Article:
The extent of integration between EMC and VMware became crystal clear during the first technical session of the day - delivered by Frank Divona, business manager for EMCs Unified Storage, Cloud Computing and Archive platforms. He discussed VAAI and what it means for Unisphere: it opens the door to a common suite of data services for deduplication, compression, virtual provisioning, compliance, tiering and replication regardless of the drive type or type of storage (file, block or object).
"You can compress specific VMs, or shift around your storage environment from within vSphere," said Divona. "You can create a data store and provision it in a couple of clicks. Everything else is done automatically."
He added that VAAI produces 10x less IO for common tasks like creating VMs, makes it possible to house10x more VMs per data store and enables 10x faster VM deployment.
"As you create more VMs, you experience problems via locking which limits the number of VMs you can create," said Divona. "VAAI handles this."
The way EMC has designed it, however, you can manage all of this via vSphere or Unisphere. Divona said the latter would be available by the end of the month, which would give a common experience of SAN and NAS for the mid-tier space.
"There are a lot more Unisphere features coming in the third quarter for even more integrated management," he said. "The overall direction is to make it so you are managing apps and have the storage automatically provisioned as opposed to having to build the storage and then trying to cobble it to the applications manually."
Head in the Clouds
Far from merely talking the talk, EMC has put its head firmly into the cloud in the form of its own data centers. Senior director of EMC IT, Michael Montoya, is the point man on EMC's very own personal journey to the private cloud. This initiative encompasses close to 50,000 internal users as well as 400,000 customers and partners, five physical data centers, 7PB of storage, and more than 400 applications and tools.
Currently, the company is about 55 percent virtualized. As it has done so, it has engaged in massive amounts of server consolidation; one project squeezed 1670 servers down to 310; a second brought another 1600 servers down to 40.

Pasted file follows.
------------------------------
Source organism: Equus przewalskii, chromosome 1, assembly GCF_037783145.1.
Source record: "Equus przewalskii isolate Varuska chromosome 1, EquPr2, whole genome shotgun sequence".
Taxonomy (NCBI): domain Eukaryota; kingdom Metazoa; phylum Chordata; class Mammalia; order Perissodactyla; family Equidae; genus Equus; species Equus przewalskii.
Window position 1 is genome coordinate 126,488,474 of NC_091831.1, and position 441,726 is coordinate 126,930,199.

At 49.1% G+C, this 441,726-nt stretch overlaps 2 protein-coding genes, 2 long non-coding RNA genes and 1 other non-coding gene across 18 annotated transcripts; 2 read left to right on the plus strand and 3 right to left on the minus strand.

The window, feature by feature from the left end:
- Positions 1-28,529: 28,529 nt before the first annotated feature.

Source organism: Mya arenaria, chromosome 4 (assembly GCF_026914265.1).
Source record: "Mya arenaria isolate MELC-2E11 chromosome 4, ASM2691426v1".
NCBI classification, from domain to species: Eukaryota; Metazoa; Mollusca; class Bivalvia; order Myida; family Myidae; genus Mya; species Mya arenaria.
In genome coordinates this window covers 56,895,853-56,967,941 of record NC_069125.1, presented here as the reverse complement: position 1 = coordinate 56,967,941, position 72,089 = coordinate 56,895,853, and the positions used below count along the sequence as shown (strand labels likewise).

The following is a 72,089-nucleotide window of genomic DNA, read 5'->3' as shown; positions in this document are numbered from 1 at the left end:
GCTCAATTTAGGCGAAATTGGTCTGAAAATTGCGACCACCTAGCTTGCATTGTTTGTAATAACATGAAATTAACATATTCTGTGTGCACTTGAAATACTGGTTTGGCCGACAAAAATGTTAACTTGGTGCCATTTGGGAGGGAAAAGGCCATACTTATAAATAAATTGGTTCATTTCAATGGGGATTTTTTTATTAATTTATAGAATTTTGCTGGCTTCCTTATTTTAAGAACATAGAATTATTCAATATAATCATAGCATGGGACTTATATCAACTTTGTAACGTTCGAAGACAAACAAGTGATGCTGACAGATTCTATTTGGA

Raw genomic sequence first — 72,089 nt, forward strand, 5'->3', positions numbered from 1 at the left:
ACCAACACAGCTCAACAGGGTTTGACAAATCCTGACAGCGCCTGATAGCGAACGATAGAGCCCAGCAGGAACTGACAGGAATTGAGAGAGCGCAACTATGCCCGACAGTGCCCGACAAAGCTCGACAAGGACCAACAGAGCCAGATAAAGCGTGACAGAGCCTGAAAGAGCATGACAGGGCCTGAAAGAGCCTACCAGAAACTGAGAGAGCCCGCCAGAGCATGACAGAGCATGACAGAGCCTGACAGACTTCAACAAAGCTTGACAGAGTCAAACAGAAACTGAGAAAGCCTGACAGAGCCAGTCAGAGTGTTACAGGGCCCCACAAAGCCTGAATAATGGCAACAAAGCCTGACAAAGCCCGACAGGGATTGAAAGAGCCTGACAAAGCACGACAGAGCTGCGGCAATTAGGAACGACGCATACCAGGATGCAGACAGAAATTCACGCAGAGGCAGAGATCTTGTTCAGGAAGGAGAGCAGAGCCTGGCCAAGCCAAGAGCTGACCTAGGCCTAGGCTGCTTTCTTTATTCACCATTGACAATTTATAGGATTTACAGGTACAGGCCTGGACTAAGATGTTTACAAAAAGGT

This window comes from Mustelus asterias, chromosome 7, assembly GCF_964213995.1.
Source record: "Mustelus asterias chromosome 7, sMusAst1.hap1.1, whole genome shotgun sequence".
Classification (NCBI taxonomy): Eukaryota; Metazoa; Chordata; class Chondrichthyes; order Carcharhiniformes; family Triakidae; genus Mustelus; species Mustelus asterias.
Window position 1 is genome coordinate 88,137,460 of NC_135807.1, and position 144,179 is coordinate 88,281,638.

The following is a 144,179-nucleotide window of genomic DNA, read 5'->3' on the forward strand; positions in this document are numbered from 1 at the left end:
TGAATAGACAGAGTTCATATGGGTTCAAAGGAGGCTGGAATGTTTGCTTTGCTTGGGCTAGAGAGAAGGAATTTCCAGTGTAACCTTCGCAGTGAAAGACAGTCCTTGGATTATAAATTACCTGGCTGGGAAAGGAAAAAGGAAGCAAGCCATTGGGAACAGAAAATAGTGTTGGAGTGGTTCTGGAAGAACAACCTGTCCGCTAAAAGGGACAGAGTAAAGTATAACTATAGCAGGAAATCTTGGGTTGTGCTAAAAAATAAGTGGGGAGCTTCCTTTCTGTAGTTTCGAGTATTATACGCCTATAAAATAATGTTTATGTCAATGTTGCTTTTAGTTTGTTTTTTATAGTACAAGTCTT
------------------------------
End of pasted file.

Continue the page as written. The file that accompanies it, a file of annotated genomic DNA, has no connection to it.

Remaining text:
"We are experiencing 60 percent more storage growth but not getting 60 percent more funding," said Montoya. "Driving efficiencies via virtualization and the cloud is a vital action."
Tangible gains to date include maintaining a flat storage headcount despite the data explosion, as well as cutting down on the amount of storage required. Montoya estimates having avoided the acquisition of 1PB of storage over the last five years or so. Cash savings are estimated at around $105 million.
The goal is to be 100 percent virtualized on vSphere while delivering cloud-based services like self-service provisioning to users. In the meantime, the company has moved from two data storage tiers to five with Flash making up the first tier for highest performance.
500 users have been migrated to virtual desktops using VMware View 4.0, RSA Security and vBlock. By 2012, the whole company will be operating on virtual desktops. Clearly, this is a big step on the road towards the cloud, as is the recent deployment of Salesforce.com for CRM.
Such large scale overhauls, though, do not happen in isolation. Far from being the secret scheming of the few in IT, Montoya acknowledges the vital role of business-IT alignment. As part of that, IT has to have top-level support to be able to pull off such changes.
"We are in the board room more than ever," he said. "We have become involved in more strategic discussions as we have complete executive buy in."
Drew Robb is a freelance writer specializing in technology and engineering. Currently living in California, he is originally from Scotland, where he received a degree in geology and geography from the University of Strathclyde. He is the author of Server Disk Management in a Windows Environment (CRC Press).